A Network of Connecting Links: Parks, Trails, & Open Space

(Photo from the Greenway Guy)

(Photo from the Greenway Guy)

Parks, trails, and open space connections include include a unique mix of existing and potentially new public green space linking neighborhood amenities with our nationally recognized signature park system. A number of key parks, trails, and open space initiatives and implementation projects are currently underway throughout the corridor, including:

  1. The Midtown Greenway
  2. Proposed Dedicated Park Opportunities
  3. Proposed Public Green Space Integrated with Development
  4. Green Streets - Links to Existing Parks


1. The Midtown Greenway

Perhaps the greatest potential to transform the Midtown Corridor lies with the Greenway itself. There is strong community interest and public commitment to develop the Greenway as a signature green space - a pleasant environment where people can enjoy a more natural setting in the heart of the city. This idea is the fundamental underpinning for all other improvements in the area. This Greenway renaissance provides a broad range of opportunities for development and, equally important, an excellent mix of recreational activities and regional connections. A tremendous amount of effort and resources have already been expended to make this happen - yet there is so much more to be done!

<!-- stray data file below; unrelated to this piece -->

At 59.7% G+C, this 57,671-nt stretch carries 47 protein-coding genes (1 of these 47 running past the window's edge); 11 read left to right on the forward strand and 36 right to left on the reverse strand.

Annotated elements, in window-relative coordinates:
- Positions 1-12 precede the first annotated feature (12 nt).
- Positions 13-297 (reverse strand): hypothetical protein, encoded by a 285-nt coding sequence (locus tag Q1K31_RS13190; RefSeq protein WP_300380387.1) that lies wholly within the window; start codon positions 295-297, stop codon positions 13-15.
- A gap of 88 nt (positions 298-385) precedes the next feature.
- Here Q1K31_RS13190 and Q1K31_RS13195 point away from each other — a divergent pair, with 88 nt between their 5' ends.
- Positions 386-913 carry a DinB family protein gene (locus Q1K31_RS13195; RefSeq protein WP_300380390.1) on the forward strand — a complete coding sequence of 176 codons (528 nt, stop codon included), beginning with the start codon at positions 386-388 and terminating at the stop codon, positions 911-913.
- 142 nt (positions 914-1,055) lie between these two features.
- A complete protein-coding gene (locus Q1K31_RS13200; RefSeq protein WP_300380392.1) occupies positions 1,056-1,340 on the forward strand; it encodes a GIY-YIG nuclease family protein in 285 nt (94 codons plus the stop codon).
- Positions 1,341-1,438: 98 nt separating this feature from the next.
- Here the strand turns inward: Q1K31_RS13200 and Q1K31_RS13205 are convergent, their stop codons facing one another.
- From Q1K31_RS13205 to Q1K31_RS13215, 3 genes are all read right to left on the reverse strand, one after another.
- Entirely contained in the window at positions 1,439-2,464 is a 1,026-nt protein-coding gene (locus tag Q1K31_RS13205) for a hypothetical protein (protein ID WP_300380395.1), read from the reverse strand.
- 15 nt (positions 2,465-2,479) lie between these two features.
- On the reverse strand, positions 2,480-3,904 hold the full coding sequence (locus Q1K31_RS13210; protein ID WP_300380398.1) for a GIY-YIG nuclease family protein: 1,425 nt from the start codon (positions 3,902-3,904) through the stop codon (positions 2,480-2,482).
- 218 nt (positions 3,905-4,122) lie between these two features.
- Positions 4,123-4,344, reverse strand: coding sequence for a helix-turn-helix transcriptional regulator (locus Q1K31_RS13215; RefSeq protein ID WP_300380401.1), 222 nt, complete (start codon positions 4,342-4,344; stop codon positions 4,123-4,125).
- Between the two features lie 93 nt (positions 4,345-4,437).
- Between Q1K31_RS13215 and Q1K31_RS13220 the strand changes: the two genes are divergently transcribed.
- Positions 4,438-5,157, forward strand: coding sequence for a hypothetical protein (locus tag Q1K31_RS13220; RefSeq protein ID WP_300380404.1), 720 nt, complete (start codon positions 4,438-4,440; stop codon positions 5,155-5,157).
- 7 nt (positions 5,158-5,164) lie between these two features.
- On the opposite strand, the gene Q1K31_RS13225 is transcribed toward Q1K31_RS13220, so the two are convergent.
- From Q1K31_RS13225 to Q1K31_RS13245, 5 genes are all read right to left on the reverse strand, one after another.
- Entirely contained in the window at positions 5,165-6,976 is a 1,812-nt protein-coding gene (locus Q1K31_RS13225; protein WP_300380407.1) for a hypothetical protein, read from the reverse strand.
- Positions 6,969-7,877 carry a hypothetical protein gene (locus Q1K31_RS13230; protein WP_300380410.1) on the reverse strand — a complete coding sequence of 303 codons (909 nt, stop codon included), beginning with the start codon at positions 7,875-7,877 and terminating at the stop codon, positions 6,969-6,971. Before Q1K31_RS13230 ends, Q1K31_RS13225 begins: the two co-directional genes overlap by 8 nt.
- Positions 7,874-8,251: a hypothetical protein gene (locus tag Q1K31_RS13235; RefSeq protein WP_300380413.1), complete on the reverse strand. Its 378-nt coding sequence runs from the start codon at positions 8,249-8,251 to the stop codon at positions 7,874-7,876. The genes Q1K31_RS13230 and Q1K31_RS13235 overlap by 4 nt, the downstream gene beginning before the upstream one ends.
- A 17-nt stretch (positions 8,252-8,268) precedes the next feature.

The following issues must be addressed as key components of Greenway development:

  • Promote the Greenway as an inviting, safe, and fun place to be. 
  • Promote Greening the Greenway as a key initiative in this corridor, providing a wonderful opportunity for partnerships and participation through a variety of planting programs.
    • Several examples of recent successes in this Greening effort include the DNR Metro Greenways grant for the Lake of the Isles area, the donation of trees to the city from the University of Minnesota, and numerous neighborhood based planting plans, clean-up activities, and the Midtown Greenway Coalitions’ Adopt a Greenway Program.
  • Explore, define, and implement numerous public art projects throughout the corridor.
    • This not only adds to the richness and variety of corridor amenities but also celebrates cultural diversity, neighborhood individuality/identity, and our connection to the environment.
  • Safety and security must be primary considerations in and around the Greenway.
  • Allow maximum opportunity for observation when developing the Greenway edge.
  • Policing must be regular and highly visible, with easily identifiable access points.
  • Provide a variety of amenities at Greenway bridges and other locations from which to observe activity in the Greenway (for example, overlooks, sitting areas and other bridgehead improvements).
  • Secure funding for bridge maintenance to enhance pedestrian/bicycle use.


2. Proposed Dedicated Park Opportunities

One of the most exciting, yet challenging, opportunities in the overall strategy for park and open space in this corridor is the addition of public park space directly adjacent to the Greenway. There are several key locations along the corridor that should be explored and promoted for this use including: